Tuesday, 10 June 2014

Boyd and Richerson's cultural evolution vs memetics

Boyd and Richerson's conception of cultural evolution seems to have become on of the most popular ones in academia. It is one of the closest theories to memetics that academics have come up with. As it (correctly) says here: "the biggest difference is a difference in academic lineage". I've written various articles contrasting their views with memetics as I understand it. However, this seems like time for a summary post. Here are what seem to me to be the main "sticking points":

  • Terminology. Boyd and Richerson use "cultural variant" while memetics uses the "meme" terminology from Richard Dawkins. "Cultural variant" hides the link to biology in a manner apparently designed to appeal to anthropologists. With "meme" the link to biology is up front and central. As far as I can tell, the terms are functional synonyms - though "cultural variant" is a lot more long winded and a lot less popular.

  • Boyd and Richerson seem to see many more differences between cultural and organic evolution than memeticists do. For details of this see the differences remain exaggerated article. To memeticists, Boyd and Richerson seem to not understand the parallels properly. That matters, because understanding the similarities and differences is one of the primary points of the scientific effort to study cultural evolution.

  • Boyd and Richerson have put a big focus on gene-meme coevolution. By contrast in memetics, genes typically change too slowly to be worth considering, and the main focus is on the evolution of memes. A related difference is that Boyd and Richerson have mostly been considering events many thousands of years ago. Memetics generally has much more modern concerns. Gene-meme coevolution is a much more complex, difficult and poorly-understood topic than memetic evolution is. Many academics became obsessed with it in the 1980s. It was not a particularly positive obsession. It was rather like trying to fly before you could walk. Impressive, but not terribly sensible.

  • Memetics is symbiology-rich. Boyd and Richerson have written a little about symbiology in cultural evolution, but mention it rarely and seem to regard it as an analogy. To a memeticsist, their work often appears to be symbiology-challenged.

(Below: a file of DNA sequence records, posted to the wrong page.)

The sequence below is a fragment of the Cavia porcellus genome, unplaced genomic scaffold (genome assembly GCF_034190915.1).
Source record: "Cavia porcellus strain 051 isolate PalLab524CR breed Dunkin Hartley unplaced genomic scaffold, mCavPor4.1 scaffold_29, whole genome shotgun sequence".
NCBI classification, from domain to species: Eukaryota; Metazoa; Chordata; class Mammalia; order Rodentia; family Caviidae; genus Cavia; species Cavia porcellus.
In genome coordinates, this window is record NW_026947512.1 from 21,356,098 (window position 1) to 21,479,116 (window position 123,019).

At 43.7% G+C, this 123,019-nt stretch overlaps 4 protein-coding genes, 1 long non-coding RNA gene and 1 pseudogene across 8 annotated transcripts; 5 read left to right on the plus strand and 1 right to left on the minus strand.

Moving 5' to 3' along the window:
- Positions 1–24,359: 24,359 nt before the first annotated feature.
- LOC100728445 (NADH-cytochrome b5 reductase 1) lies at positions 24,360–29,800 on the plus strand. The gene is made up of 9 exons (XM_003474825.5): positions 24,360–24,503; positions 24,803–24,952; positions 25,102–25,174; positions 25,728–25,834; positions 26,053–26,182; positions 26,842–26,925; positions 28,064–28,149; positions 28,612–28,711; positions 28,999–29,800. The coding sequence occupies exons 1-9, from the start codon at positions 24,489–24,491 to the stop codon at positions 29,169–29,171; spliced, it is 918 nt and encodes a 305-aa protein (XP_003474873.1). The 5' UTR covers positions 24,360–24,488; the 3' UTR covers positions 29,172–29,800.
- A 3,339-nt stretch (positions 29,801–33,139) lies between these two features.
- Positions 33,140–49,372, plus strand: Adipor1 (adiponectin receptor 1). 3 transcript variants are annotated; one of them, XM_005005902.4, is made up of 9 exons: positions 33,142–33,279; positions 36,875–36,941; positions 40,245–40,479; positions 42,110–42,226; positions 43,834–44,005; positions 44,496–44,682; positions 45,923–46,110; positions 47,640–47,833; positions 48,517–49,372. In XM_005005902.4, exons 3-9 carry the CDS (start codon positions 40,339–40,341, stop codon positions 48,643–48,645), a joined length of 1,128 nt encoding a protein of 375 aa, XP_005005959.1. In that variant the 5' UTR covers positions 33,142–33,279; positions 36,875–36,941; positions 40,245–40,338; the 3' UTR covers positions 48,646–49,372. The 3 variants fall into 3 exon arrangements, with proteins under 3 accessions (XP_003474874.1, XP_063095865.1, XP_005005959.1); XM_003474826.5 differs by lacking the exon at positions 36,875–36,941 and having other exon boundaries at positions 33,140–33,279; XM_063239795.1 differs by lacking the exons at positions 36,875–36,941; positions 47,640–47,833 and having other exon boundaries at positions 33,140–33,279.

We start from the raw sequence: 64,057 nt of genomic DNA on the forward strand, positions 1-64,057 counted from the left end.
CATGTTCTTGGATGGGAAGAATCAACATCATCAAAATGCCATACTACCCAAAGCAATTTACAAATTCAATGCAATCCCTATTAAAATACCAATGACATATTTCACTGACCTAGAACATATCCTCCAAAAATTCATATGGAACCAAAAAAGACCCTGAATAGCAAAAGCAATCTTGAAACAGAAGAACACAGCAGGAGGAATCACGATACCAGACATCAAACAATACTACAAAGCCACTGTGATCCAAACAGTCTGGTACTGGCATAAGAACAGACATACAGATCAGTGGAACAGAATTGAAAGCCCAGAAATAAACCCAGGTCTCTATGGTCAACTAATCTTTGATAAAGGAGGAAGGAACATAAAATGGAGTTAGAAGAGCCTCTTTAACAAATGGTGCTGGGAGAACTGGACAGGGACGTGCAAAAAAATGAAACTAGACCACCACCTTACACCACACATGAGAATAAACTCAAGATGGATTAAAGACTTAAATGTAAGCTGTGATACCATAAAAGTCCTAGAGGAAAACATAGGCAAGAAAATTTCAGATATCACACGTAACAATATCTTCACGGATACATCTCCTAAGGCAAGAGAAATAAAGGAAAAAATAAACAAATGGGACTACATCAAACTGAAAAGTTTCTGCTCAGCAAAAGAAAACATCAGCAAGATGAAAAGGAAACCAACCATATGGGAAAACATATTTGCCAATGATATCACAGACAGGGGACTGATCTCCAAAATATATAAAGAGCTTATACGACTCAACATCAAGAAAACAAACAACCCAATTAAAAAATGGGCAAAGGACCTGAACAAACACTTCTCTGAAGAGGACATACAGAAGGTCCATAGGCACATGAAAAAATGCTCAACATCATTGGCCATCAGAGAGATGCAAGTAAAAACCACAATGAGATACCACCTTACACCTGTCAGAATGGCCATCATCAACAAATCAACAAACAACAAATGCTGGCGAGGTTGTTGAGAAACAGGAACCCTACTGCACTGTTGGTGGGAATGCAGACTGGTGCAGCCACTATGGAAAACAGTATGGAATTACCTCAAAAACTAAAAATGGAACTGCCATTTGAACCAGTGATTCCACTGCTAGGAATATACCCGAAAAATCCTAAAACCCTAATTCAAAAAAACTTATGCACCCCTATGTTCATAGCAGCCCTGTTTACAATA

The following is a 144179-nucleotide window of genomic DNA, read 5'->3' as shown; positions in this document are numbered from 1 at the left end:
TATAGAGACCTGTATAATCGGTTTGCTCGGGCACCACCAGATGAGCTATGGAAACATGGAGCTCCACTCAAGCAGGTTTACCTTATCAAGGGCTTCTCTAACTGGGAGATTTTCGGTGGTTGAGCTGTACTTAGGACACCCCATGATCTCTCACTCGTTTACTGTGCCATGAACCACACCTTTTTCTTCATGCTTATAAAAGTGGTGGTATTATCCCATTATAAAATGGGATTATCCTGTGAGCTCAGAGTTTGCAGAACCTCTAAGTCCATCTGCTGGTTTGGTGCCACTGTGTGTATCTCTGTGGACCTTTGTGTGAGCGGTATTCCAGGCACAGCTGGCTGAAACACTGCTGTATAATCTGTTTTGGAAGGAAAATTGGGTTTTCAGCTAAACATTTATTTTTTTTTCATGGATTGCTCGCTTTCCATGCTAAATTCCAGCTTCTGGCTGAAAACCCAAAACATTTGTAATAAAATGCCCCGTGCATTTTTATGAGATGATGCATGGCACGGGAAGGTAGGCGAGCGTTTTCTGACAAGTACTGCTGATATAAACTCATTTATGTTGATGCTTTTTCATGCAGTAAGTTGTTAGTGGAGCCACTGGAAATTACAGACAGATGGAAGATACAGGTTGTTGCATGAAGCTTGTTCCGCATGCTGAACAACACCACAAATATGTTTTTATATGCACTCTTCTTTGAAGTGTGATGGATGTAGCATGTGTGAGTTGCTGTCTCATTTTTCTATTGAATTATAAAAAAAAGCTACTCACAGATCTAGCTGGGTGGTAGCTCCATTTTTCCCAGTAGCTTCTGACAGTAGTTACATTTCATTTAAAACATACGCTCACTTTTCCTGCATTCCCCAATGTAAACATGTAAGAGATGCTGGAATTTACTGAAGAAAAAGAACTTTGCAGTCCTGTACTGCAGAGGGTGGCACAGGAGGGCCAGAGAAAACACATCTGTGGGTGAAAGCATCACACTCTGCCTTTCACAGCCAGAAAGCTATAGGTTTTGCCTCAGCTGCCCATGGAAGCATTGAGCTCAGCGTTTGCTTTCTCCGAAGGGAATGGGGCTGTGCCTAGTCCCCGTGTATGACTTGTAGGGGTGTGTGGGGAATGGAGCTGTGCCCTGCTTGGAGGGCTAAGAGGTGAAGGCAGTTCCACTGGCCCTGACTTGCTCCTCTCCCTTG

• Boyd and Richerson are long-standing supporters of group selection. By contrast, I - and probably most other evolutionists - prefer to look at evolution in terms of kin selection. Group selection appears to have led Boyd and Richerson astray. For example they argued in their 2005 book that group selection did not have a significant effect on human DNA. Now that the equivalence of kin selection and modern forms of group selection is widely understood, this claim appears to be unsupportable.

  • Memeticists tend to be Darwinian revolutionaries. By contrast, Boyd and Richerson do not seem to be revolutionaries. Instead, they say:

    We believe that the Darwinian theory of cultural evolution will make contributions across the broad sweep of problems in the human sciences, but the project is one of introducing additional useful tools and unifying concepts rather than an imperial ambition to replace great swaths of existing theory or methods.

    They even contrast their "better mousetrap" with Dennett's "Universal acid". I remember that one of my thoughts on reading "Not by Genes alone" was: how do they make this revolutionary material seem so dry?

On a slightly more positive side, by persistent efforts, Boyd and Richerson appear to be managing something memetics has yet to achieve - namely making cultural evolution respectable in academia. There's still a long way to go here, but their efforts here are welcome.

On the other hand, if it wasn't for them, maybe we would have some real memetics in academia - instead of a feeble and watered-down version apparently designed to appeal to anthropologists. As vocal opponents of memetics, Boyd and Richerson may well have a lot to answer for. I think most students of memes have ambivalent feelings towards their work.

We still need a strong version of memetics to be championed from within academia. My current expectation is that the promise of cultural kin selection will help to open the flood gates on a meme-oriented view of cultural evolution - broadly mirroring what happened with kin selection and genes in the the organic realm in the 1960s and 1970s.


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